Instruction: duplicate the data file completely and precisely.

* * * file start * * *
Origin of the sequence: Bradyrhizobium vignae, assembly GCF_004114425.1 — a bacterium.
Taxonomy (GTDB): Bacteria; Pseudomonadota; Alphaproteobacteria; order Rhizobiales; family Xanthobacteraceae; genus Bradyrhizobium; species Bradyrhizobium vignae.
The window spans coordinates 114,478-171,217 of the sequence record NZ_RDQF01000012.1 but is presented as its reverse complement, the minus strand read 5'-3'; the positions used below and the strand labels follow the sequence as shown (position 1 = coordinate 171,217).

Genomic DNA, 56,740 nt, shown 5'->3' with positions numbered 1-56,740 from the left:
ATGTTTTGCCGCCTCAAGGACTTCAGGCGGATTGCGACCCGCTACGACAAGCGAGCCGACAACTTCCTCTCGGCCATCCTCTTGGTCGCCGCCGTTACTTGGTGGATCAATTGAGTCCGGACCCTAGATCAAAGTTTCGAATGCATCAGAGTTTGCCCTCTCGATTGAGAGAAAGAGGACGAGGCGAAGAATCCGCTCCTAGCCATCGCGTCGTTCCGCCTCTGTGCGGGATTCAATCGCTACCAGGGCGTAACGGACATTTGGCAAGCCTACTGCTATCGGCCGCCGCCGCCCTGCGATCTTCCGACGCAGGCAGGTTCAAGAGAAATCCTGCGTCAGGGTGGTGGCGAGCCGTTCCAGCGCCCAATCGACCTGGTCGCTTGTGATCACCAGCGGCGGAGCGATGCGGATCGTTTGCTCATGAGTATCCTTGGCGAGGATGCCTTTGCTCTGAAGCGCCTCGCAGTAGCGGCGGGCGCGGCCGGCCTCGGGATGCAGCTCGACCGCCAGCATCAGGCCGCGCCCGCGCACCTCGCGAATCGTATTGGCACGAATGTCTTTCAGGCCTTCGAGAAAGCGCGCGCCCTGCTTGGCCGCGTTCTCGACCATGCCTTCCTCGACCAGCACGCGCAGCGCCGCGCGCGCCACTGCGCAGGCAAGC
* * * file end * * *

Origin of the sequence: Bradyrhizobium vignae, assembly GCF_004114425.1 — a bacterium.
Taxonomy (GTDB): Bacteria; Pseudomonadota; Alphaproteobacteria; order Rhizobiales; family Xanthobacteraceae; genus Bradyrhizobium; species Bradyrhizobium vignae.
The window spans coordinates 114,478-171,217 of the sequence record NZ_RDQF01000012.1 but is presented as its reverse complement, the minus strand read 5'-3'; the positions used below and the strand labels follow the sequence as shown (position 1 = coordinate 171,217).

Genomic DNA, 56,740 nt, shown 5'->3' with positions numbered 1-56,740 from the left:
ATGTTTTGCCGCCTCAAGGACTTCAGGCGGATTGCGACCCGCTACGACAAGCGAGCCGACAACTTCCTCTCGGCCATCCTCTTGGTCGCCGCCGTTACTTGGTGGATCAATTGAGTCCGGACCCTAGATCAAAGTTTCGAATGCATCAGAGTTTGCCCTCTCGATTGAGAGAAAGAGGACGAGGCGAAGAATCCGCTCCTAGCCATCGCGTCGTTCCGCCTCTGTGCGGGATTCAATCGCTACCAGGGCGTAACGGACATTTGGCAAGCCTACTGCTATCGGCCGCCGCCGCCCTGCGATCTTCCGACGCAGGCAGGTTCAAGAGAAATCCTGCGTCAGGGTGGTGGCGAGCCGTTCCAGCGCCCAATCGACCTGGTCGCTTGTGATCACCAGCGGCGGAGCGATGCGGATCGTTTGCTCATGAGTATCCTTGGCGAGGATGCCTTTGCTCTGAAGCGCCTCGCAGTAGCGGCGGGCGCGGCCGGCCTCGGGATGCAGCTCGACCGCCAGCATCAGGCCGCGCCCGCGCACCTCGCGAATCGTATTGGCACGAATGTCTTTCAGGCCTTCGAGAAAGCGCGCGCCCTGCTTGGCCGCGTTCTCGACCATGCCTTCCTCGACCAGCACGCGCAGCGCCGCGCGCGCCACTGCGCAGGCAAGC